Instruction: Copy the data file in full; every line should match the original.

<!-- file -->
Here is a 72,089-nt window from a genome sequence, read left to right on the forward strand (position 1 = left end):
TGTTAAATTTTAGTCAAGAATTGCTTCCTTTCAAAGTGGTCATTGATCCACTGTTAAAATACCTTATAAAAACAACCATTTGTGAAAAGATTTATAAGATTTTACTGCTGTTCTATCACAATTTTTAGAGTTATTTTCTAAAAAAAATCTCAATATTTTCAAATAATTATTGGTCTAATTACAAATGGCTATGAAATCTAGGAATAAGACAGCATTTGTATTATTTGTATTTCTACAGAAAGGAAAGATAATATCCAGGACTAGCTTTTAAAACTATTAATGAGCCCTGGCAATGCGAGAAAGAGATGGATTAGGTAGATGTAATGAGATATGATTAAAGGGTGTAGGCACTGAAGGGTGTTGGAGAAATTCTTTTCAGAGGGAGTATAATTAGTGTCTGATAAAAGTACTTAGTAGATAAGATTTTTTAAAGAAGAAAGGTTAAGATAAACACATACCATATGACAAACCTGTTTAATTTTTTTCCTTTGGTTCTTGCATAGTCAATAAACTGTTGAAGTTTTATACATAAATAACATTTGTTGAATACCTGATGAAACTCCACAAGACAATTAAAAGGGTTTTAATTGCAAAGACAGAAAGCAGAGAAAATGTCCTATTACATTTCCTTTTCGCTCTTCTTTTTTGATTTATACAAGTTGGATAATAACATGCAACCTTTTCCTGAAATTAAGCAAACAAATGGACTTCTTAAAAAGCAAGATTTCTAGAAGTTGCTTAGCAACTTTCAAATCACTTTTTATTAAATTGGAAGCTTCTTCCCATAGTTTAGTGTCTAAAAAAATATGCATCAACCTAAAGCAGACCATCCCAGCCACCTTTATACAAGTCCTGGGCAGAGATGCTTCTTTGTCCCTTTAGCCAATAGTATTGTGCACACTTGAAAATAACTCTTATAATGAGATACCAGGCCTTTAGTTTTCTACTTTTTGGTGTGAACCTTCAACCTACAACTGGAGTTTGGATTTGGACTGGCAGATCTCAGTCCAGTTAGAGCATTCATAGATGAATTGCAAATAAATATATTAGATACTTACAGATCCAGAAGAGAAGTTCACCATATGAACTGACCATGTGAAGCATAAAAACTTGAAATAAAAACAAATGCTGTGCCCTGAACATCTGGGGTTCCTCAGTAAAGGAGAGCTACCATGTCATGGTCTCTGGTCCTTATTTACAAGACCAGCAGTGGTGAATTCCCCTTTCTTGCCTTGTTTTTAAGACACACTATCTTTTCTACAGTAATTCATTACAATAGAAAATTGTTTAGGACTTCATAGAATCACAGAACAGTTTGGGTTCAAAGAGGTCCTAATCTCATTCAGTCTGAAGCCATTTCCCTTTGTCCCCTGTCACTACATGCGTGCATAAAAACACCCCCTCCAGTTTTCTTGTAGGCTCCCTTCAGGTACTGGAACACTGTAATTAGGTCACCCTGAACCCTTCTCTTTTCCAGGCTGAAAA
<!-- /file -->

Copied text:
Here is a 72,089-nt window from a genome sequence, read left to right on the forward strand (position 1 = left end):
TGTTAAATTTTAGTCAAGAATTGCTTCCTTTCAAAGTGGTCATTGATCCACTGTTAAAATACCTTATAAAAACAACCATTTGTGAAAAGATTTATAAGATTTTACTGCTGTTCTATCACAATTTTTAGAGTTATTTTCTAAAAAAAATCTCAATATTTTCAAATAATTATTGGTCTAATTACAAATGGCTATGAAATCTAGGAATAAGACAGCATTTGTATTATTTGTATTTCTACAGAAAGGAAAGATAATATCCAGGACTAGCTTTTAAAACTATTAATGAGCCCTGGCAATGCGAGAAAGAGATGGATTAGGTAGATGTAATGAGATATGATTAAAGGGTGTAGGCACTGAAGGGTGTTGGAGAAATTCTTTTCAGAGGGAGTATAATTAGTGTCTGATAAAAGTACTTAGTAGATAAGATTTTTTAAAGAAGAAAGGTTAAGATAAACACATACCATATGACAAACCTGTTTAATTTTTTTCCTTTGGTTCTTGCATAGTCAATAAACTGTTGAAGTTTTATACATAAATAACATTTGTTGAATACCTGATGAAACTCCACAAGACAATTAAAAGGGTTTTAATTGCAAAGACAGAAAGCAGAGAAAATGTCCTATTACATTTCCTTTTCGCTCTTCTTTTTTGATTTATACAAGTTGGATAATAACATGCAACCTTTTCCTGAAATTAAGCAAACAAATGGACTTCTTAAAAAGCAAGATTTCTAGAAGTTGCTTAGCAACTTTCAAATCACTTTTTATTAAATTGGAAGCTTCTTCCCATAGTTTAGTGTCTAAAAAAATATGCATCAACCTAAAGCAGACCATCCCAGCCACCTTTATACAAGTCCTGGGCAGAGATGCTTCTTTGTCCCTTTAGCCAATAGTATTGTGCACACTTGAAAATAACTCTTATAATGAGATACCAGGCCTTTAGTTTTCTACTTTTTGGTGTGAACCTTCAACCTACAACTGGAGTTTGGATTTGGACTGGCAGATCTCAGTCCAGTTAGAGCATTCATAGATGAATTGCAAATAAATATATTAGATACTTACAGATCCAGAAGAGAAGTTCACCATATGAACTGACCATGTGAAGCATAAAAACTTGAAATAAAAACAAATGCTGTGCCCTGAACATCTGGGGTTCCTCAGTAAAGGAGAGCTACCATGTCATGGTCTCTGGTCCTTATTTACAAGACCAGCAGTGGTGAATTCCCCTTTCTTGCCTTGTTTTTAAGACACACTATCTTTTCTACAGTAATTCATTACAATAGAAAATTGTTTAGGACTTCATAGAATCACAGAACAGTTTGGGTTCAAAGAGGTCCTAATCTCATTCAGTCTGAAGCCATTTCCCTTTGTCCCCTGTCACTACATGCGTGCATAAAAACACCCCCTCCAGTTTTCTTGTAGGCTCCCTTCAGGTACTGGAACACTGTAATTAGGTCACCCTGAACCCTTCTCTTTTCCAGGCTGAAAA